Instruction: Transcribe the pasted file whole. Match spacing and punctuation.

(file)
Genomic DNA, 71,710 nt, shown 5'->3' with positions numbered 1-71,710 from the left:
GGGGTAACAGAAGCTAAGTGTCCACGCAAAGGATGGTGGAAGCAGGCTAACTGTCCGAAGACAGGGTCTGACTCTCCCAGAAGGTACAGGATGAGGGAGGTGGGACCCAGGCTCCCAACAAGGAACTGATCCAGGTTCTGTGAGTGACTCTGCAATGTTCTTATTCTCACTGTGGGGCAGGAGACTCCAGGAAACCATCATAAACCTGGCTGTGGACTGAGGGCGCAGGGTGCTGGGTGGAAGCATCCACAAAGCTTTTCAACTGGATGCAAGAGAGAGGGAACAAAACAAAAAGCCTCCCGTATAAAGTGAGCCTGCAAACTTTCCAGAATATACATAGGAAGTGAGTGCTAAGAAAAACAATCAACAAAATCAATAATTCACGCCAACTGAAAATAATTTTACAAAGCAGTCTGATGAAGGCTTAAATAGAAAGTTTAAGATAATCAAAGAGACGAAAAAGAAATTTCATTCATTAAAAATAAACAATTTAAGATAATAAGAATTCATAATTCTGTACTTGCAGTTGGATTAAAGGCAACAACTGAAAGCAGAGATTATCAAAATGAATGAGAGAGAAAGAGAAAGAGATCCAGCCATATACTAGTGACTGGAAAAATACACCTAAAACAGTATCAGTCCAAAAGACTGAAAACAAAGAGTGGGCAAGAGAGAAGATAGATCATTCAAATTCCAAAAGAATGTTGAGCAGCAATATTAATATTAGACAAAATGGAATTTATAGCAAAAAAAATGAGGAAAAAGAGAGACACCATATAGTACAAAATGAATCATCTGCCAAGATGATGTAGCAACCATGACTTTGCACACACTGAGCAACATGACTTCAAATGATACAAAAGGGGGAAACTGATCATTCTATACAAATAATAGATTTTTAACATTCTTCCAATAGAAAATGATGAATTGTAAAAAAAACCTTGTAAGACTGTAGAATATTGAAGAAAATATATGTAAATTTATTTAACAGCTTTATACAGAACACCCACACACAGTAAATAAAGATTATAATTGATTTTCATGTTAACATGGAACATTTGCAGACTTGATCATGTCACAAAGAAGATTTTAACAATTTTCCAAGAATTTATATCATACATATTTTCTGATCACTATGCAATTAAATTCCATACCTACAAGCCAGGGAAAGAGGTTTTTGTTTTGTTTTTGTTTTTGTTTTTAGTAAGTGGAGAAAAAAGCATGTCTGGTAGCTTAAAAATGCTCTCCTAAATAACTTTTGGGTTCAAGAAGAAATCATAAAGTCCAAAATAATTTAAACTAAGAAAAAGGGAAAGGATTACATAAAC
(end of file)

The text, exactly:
Genomic DNA, 71,710 nt, shown 5'->3' with positions numbered 1-71,710 from the left:
GGGGTAACAGAAGCTAAGTGTCCACGCAAAGGATGGTGGAAGCAGGCTAACTGTCCGAAGACAGGGTCTGACTCTCCCAGAAGGTACAGGATGAGGGAGGTGGGACCCAGGCTCCCAACAAGGAACTGATCCAGGTTCTGTGAGTGACTCTGCAATGTTCTTATTCTCACTGTGGGGCAGGAGACTCCAGGAAACCATCATAAACCTGGCTGTGGACTGAGGGCGCAGGGTGCTGGGTGGAAGCATCCACAAAGCTTTTCAACTGGATGCAAGAGAGAGGGAACAAAACAAAAAGCCTCCCGTATAAAGTGAGCCTGCAAACTTTCCAGAATATACATAGGAAGTGAGTGCTAAGAAAAACAATCAACAAAATCAATAATTCACGCCAACTGAAAATAATTTTACAAAGCAGTCTGATGAAGGCTTAAATAGAAAGTTTAAGATAATCAAAGAGACGAAAAAGAAATTTCATTCATTAAAAATAAACAATTTAAGATAATAAGAATTCATAATTCTGTACTTGCAGTTGGATTAAAGGCAACAACTGAAAGCAGAGATTATCAAAATGAATGAGAGAGAAAGAGAAAGAGATCCAGCCATATACTAGTGACTGGAAAAATACACCTAAAACAGTATCAGTCCAAAAGACTGAAAACAAAGAGTGGGCAAGAGAGAAGATAGATCATTCAAATTCCAAAAGAATGTTGAGCAGCAATATTAATATTAGACAAAATGGAATTTATAGCAAAAAAAATGAGGAAAAAGAGAGACACCATATAGTACAAAATGAATCATCTGCCAAGATGATGTAGCAACCATGACTTTGCACACACTGAGCAACATGACTTCAAATGATACAAAAGGGGGAAACTGATCATTCTATACAAATAATAGATTTTTAACATTCTTCCAATAGAAAATGATGAATTGTAAAAAAAACCTTGTAAGACTGTAGAATATTGAAGAAAATATATGTAAATTTATTTAACAGCTTTATACAGAACACCCACACACAGTAAATAAAGATTATAATTGATTTTCATGTTAACATGGAACATTTGCAGACTTGATCATGTCACAAAGAAGATTTTAACAATTTTCCAAGAATTTATATCATACATATTTTCTGATCACTATGCAATTAAATTCCATACCTACAAGCCAGGGAAAGAGGTTTTTGTTTTGTTTTTGTTTTTGTTTTTAGTAAGTGGAGAAAAAAGCATGTCTGGTAGCTTAAAAATGCTCTCCTAAATAACTTTTGGGTTCAAGAAGAAATCATAAAGTCCAAAATAATTTAAACTAAGAAAAAGGGAAAGGATTACATAAAC